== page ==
You can now ask Google to remove images of under-18s from its search results.jpg
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Google has introduced a new security feature that allows people under the age of 18 to request the removal of their images from corporate search results. The feature was announced earlier in August (along with the new ban on child advertising ads) but is now widely available.

Anyone can start the removal process from this help page. Applicants will be required to provide the URLs of the images they want to be removed from search results, the search terms that display those images, the name and age of the child, and the name and relationship of the person who may represent them – the parent. or caregiver, for example.

As with these types of removal requests, it is difficult to say exactly what terms Google will apply to its judgment. The company states that it will remove the images of any children “without charges of coercion in the public interest or of having good news.” Interpreting how these words work in different contexts is a difficult task, as we have seen in controversial cases involving EU law on the “right to forget”.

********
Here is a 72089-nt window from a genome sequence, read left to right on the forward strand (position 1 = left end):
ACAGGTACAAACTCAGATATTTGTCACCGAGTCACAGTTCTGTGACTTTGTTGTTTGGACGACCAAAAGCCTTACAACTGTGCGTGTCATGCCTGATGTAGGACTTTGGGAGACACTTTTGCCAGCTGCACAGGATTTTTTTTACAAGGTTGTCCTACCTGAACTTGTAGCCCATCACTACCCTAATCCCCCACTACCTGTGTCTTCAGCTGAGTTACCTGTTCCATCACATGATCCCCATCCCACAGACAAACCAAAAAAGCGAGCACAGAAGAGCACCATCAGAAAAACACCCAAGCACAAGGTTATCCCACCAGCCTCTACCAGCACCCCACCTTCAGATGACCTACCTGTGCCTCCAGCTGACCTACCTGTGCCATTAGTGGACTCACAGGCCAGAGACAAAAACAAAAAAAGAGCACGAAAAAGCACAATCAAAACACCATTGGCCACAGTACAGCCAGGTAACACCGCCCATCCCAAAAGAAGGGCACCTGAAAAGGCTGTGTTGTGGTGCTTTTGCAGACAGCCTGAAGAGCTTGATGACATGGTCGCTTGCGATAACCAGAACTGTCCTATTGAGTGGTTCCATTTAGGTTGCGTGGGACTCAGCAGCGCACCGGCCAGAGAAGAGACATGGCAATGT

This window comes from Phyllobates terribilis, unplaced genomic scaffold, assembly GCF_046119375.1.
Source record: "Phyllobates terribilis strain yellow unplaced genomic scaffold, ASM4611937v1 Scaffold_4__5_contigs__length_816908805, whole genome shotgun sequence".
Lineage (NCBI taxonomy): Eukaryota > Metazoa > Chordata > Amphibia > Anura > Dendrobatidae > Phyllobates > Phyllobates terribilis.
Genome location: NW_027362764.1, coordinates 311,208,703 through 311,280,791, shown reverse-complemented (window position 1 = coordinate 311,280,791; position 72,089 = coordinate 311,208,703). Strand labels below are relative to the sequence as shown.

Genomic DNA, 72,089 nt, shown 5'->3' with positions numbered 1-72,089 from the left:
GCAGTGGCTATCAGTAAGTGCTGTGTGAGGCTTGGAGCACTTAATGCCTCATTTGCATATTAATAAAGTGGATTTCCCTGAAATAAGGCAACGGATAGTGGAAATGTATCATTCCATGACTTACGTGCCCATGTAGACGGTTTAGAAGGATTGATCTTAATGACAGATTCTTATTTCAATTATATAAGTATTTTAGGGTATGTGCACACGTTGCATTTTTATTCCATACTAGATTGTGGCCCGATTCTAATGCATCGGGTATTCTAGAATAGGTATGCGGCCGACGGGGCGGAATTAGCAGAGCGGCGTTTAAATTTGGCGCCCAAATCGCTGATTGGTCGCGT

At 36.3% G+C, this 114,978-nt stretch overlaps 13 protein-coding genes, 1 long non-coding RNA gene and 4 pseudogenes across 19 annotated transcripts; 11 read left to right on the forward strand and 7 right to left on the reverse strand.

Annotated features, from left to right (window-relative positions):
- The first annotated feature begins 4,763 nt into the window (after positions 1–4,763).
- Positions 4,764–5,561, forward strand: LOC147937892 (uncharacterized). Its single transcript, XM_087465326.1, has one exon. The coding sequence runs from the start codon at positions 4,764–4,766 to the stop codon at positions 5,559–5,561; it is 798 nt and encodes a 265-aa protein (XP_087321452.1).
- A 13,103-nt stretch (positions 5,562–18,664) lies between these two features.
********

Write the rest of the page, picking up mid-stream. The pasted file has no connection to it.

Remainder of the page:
It also appears in Google’s language that it will not comply with requests unless the person in the picture is under 18 years of age. So, if you’re 30, you can’t apply to delete your photos when you’re 15. That limits the range of abuse prevention or abuse tools, but it may make the verification process much easier. It’s hard to prove how old you are in any given image instead of proving how old you are right now.

Google also emphasizes that removing an image from its search results does not remove it from the web. The company encourages those who go through the application process to contact the webmaster directly. Although in cases where doing so has failed, deleting information from the Google index is certainly the next best thing.

In addition to these new options for removing children’s photos, Google already offers other ways to request the removal of certain types of harmful content. This includes sexually explicit images, false pornography, financial or medical information, and “doxxing” information that includes home addresses and phone numbers.

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